Lean principles, tools and practices are timeless. The challenge is to adapt those principles to today and tomorrow’s business climate. Lean needs to achieve visible, impactful gains within the first six months; gains that directly tie to company priorities and demonstrate ROI. This is achieved when lean is adapted for rapid, iterative implementation and skill development shifts from classroom training to learn-by-doing.
Relevance is also tied to a clear understanding of the why and what of lean (25% of surveyed companies indicated that understanding was lacking). We are leaving untapped productivity on the table when people cannot relate to the benefits in individual terms (What’s in it for me, or WIIFM).
Lean is friendly when it is introduced in easy-to-understand terminology and when learn-by-doing happens in small pieces with team-based activities on the production floor. It is about more than individuals learning technical skills. Socializing lean among departments and peer groups is essential and at the heart of sustained culture change.
We Learned about How High Achievers Begin their Lean Journey
1. Start with the basics: a simple, broad orientation to the why, what, WIIFM to familiarize people with reducing waste, bottlenecks and improving flow.
2. Critical targets: Identify a few key improvement targets that are highly relevant to executives.
3. Selective engagement: Only train people who will work on the critical targets and only train them in the specific lean tools and practices they will use. People learn by doing.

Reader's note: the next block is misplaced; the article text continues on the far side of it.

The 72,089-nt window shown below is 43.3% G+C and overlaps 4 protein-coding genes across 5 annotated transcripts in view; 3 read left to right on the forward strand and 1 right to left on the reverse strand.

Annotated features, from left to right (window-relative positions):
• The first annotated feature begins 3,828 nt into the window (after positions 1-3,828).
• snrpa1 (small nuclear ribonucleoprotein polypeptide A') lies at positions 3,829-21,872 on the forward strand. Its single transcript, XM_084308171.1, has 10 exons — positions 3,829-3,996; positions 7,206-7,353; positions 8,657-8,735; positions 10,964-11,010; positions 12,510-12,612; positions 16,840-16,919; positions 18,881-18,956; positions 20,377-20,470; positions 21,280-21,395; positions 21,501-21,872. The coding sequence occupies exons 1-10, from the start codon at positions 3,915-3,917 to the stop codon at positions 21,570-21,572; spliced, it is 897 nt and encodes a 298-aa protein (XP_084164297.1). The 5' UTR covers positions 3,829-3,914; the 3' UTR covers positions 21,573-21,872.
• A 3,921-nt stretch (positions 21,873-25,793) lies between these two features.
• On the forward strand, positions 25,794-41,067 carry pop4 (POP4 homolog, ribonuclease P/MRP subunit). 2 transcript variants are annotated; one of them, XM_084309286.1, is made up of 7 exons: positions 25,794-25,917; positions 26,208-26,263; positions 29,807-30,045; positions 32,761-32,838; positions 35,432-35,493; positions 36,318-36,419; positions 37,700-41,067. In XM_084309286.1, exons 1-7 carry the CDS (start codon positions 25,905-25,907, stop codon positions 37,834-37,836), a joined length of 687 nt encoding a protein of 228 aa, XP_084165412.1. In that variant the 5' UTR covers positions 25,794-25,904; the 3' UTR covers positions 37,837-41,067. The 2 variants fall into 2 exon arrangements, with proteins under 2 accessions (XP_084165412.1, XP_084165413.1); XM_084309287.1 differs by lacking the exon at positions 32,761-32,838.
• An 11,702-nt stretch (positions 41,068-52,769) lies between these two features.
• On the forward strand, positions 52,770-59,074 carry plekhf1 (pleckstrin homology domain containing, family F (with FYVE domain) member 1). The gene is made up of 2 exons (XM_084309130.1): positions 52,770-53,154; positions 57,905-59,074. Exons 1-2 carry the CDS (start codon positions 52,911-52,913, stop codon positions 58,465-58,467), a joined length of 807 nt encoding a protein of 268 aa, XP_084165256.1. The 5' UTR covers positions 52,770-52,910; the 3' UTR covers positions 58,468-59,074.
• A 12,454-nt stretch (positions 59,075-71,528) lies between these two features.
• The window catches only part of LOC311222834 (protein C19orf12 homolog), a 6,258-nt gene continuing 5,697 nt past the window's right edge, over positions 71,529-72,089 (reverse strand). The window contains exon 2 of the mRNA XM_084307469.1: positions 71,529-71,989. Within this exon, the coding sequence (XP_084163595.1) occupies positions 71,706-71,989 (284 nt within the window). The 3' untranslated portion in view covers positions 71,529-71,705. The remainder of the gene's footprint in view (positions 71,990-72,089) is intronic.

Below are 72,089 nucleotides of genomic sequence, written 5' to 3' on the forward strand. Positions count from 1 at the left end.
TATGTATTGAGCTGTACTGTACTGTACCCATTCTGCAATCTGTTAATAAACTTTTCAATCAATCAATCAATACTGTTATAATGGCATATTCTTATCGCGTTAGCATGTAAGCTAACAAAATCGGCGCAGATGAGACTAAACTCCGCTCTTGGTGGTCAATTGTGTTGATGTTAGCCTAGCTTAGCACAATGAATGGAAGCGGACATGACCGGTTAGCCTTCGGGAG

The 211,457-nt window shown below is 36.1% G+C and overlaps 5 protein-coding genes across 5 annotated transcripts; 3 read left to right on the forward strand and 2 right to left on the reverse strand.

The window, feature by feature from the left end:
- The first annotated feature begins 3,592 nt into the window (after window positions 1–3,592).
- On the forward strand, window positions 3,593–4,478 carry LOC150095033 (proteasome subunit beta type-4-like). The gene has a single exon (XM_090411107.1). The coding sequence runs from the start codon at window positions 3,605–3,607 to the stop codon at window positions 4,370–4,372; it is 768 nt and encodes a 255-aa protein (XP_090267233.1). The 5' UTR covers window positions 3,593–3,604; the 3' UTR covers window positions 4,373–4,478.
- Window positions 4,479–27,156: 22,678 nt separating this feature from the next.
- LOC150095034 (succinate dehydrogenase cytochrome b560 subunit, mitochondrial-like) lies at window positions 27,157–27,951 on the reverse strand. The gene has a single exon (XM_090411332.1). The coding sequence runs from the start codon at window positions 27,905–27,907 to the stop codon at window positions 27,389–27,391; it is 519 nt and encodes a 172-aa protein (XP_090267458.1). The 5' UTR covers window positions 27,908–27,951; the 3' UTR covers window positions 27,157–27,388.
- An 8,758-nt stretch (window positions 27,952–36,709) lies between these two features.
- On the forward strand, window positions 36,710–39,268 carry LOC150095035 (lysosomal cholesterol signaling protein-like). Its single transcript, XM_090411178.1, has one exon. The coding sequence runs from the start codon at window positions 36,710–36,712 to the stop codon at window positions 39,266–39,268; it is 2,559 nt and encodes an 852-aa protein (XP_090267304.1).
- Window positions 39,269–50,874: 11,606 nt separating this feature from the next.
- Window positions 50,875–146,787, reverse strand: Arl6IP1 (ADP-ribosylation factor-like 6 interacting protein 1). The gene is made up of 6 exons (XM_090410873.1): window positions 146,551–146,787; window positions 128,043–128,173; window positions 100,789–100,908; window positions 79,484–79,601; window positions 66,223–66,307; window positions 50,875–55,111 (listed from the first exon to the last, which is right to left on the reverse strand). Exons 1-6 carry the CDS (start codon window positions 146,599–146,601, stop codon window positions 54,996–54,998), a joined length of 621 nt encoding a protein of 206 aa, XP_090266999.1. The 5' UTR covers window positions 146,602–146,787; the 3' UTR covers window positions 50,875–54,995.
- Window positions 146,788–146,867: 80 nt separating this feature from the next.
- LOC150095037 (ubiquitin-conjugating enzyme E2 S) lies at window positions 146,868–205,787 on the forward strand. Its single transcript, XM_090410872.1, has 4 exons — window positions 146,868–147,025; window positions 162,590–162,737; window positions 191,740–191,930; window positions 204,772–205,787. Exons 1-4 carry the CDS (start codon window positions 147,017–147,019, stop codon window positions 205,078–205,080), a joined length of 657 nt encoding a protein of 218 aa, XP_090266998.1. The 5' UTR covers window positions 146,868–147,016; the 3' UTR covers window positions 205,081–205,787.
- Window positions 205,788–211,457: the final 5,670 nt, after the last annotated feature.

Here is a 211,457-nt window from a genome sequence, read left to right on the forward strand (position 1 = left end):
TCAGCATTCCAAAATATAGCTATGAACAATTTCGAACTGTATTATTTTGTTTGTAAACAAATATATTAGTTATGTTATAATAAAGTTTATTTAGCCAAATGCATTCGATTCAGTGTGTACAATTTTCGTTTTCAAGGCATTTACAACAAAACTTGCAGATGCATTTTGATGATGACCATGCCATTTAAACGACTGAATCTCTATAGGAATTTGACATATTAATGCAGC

4. Measure progress: Track improvements to build momentum and motivate employees by showing the impact of their efforts. Encourage experimentation and learning. Adjust tactics accordingly. Plan-Do-Check-Act.
5. Recognize effort: Show interest and say “thanks.” People will develop a sense of pride in their problem-solving work, their collaboration and their contribution to customer and company value.
6. Iterate: Continue to use lean to raise the bar and tackle the next competitive improvement.
We learned that high achievers cascade company priorities through to the production floor (enterprise alignment). Tracking and recognition provide the necessary feedback loop for sustaining a culture of continuous improvement. By adopting this approach, manufacturers will quickly see the benefits of lean manufacturing for long-term success.
One of the few levers for raising productivity at a national scale, lean manufacturing continuously eliminates waste and bottlenecks and improves customer value through employee engagement and utilizing data-driven tools. Yet only a small percentage of U.S. companies systematically use lean and reap its competitive and financial benefits. I stand for lean manufacturing becoming a national model.
Based in the New York City area, Doug Berger is founder and president of the non-profit Industry Reimagined 2030, which is on a mission to revitalize U.S. manufacturing at a national scale. This article and the background research are based on the Reimagine Lean collaborative, comprised of Lean Manufacturing experts and thought-leaders aiming to move-the-dial on U.S. competitiveness and productivity.
****To comment on this article, please scroll down past story recommendations to "Voice Your Opinion."